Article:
Strong U.S. economic data, struggling Indian economy help boost dollar.
India’s rupee fell to a new record low against the dollar early Monday, as the greenback was boosted by another set of strong U.S. economic data.
The rupee hit 61.16 to the U.S. unit—moving past its previous low of 60.76 hit on June 26—as Indian importers bought dollars. The rupee has skidded lower as overseas funds pull out of emerging markets on investor expectations of a scaling down of the hefty U.S. monetary stimulus and as India’s domestic economic woes mount.
“Strong U.S. economic data is driving the dollar up [and weakening the rupee],” said Param Sarma, chief executive with NSP Forex, a foreign-exchange consultancy firm.
The Indian unit’s tumble raises import prices of everything from oil and fertilizers to food staples such as pulses, stoking already high consumer inflation and causing hardship for India’s poor millions.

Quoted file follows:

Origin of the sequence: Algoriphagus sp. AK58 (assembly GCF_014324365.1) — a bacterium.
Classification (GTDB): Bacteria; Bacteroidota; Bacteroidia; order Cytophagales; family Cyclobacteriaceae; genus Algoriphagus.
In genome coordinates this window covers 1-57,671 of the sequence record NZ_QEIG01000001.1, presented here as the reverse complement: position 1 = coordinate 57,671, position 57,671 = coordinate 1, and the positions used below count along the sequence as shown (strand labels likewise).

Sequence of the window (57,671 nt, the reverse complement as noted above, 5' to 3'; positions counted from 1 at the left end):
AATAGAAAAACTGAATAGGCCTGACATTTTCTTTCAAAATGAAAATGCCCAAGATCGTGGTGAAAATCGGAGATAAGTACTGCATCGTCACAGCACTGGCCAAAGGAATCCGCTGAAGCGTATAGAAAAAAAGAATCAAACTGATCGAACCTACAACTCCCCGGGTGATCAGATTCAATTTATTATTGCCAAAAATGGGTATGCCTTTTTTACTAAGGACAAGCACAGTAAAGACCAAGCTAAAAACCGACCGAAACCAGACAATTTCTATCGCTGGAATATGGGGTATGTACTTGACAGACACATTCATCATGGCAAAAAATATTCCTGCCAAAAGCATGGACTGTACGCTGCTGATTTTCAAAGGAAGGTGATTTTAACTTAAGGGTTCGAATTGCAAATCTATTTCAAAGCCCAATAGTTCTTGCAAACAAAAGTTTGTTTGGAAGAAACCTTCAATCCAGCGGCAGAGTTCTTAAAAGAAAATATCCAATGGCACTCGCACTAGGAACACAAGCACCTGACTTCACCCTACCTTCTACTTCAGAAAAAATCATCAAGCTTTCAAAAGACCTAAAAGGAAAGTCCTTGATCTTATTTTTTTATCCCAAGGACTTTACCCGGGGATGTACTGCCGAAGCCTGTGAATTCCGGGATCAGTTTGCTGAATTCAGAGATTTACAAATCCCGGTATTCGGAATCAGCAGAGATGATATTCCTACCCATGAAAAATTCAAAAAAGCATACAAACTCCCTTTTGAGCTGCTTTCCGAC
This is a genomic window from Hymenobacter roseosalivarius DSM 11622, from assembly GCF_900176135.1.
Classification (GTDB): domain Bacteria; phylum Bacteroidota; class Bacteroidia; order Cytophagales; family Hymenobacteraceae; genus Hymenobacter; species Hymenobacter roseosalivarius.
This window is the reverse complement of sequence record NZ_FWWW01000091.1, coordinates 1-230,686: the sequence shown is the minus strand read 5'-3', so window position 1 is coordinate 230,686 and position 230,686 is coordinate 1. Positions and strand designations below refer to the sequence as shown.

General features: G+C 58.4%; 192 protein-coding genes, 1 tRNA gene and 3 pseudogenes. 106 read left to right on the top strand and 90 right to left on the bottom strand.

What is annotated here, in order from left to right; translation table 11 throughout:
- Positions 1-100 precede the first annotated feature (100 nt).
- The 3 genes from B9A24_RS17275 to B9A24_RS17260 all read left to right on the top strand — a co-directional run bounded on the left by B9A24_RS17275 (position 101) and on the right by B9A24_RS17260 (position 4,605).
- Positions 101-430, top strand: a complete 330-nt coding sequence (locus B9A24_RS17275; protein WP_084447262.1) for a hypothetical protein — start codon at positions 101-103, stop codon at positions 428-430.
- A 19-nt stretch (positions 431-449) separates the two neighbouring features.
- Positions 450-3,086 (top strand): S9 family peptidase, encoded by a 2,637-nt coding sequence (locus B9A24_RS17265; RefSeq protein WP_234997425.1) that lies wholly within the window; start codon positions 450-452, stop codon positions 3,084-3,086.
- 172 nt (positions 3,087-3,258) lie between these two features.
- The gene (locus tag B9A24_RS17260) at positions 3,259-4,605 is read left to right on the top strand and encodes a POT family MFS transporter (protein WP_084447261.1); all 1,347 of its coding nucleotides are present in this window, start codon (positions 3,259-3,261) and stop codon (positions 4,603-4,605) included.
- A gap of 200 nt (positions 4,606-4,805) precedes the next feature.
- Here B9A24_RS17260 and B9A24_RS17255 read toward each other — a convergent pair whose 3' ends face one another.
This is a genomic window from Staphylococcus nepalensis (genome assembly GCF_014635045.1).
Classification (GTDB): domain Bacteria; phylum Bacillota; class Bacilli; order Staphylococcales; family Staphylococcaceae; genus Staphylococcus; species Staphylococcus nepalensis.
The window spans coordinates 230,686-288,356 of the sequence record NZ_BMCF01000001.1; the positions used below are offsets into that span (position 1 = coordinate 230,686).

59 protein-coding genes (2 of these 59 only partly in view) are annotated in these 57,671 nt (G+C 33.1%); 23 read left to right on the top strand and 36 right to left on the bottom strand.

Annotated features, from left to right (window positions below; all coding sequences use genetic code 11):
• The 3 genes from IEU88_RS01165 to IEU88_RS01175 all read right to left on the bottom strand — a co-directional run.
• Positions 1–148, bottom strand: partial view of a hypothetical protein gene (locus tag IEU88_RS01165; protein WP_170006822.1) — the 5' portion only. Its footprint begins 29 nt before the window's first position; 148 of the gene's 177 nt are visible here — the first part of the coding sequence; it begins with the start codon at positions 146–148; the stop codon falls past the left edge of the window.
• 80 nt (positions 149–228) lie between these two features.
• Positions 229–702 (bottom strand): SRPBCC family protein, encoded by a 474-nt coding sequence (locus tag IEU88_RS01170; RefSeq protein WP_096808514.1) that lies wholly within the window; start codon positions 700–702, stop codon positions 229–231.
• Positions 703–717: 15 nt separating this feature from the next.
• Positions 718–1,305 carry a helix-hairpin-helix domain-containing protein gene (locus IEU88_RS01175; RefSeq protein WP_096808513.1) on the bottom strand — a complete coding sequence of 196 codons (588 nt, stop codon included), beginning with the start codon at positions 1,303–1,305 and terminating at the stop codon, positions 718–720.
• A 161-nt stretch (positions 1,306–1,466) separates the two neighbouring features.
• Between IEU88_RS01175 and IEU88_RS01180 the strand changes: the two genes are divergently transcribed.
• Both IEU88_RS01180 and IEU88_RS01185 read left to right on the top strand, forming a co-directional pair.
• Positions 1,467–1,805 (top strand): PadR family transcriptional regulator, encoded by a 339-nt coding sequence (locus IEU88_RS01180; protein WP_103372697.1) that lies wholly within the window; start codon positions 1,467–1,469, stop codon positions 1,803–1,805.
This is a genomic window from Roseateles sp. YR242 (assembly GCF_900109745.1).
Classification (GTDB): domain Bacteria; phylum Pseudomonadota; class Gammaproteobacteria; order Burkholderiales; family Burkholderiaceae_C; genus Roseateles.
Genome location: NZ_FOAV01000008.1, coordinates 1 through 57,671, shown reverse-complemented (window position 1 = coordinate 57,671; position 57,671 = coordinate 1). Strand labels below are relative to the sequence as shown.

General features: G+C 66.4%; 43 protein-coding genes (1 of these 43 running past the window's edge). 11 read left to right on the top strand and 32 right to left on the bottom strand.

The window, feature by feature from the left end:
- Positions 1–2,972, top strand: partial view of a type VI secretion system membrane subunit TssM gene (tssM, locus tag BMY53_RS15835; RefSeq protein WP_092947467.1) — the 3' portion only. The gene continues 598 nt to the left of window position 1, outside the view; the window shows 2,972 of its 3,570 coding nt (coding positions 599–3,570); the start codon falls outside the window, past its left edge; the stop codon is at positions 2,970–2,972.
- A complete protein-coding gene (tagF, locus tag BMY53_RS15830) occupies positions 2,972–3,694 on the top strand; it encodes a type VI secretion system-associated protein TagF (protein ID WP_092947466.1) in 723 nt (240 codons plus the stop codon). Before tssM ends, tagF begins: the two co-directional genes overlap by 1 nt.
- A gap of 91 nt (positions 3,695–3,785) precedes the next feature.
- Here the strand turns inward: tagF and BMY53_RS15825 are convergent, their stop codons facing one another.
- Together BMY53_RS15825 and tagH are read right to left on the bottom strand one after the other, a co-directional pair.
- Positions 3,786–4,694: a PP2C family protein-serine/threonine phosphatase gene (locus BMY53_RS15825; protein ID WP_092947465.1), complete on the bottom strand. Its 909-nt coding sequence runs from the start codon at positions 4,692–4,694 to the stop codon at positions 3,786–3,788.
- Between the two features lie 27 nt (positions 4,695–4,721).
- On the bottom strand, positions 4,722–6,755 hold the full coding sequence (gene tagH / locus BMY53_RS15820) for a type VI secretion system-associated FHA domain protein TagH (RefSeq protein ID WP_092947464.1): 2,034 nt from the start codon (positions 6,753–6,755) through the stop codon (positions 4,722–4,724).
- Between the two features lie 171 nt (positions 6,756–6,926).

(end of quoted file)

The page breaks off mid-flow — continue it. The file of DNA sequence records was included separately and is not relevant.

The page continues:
“The government and central bank need to take immediate measures to tackle the situation,” said Abhishek Goenka, chief executive with IndiaForex, an advisory firm.
Weak local share markets have put additional pressure on the rupee as overseas funds sell Indian stocks. Indian shares slid 1.18 percent to 19,266.25 points in early trade Monday. Foreign investors have been pulling out money from India—besides other emerging markets—in June, to safer havens such as U.S. Treasury bills.
The rupee has fallen 11.5 percent in 2013, making it the worst performing currency in major Asian economies.
The Reserve Bank of India is believed to have intervened several times in the market in recent weeks, but Governor Duvvuri Subbarao said the priority was managing volatility. The central bank does not normally comment on whether it has intervened in the market but dealers reported there were signs of intervention last Friday to prop up the rupee. The reported intervention came after the central bank’s governor said last Thursday that the Reserve Bank did not have an exchange rate target.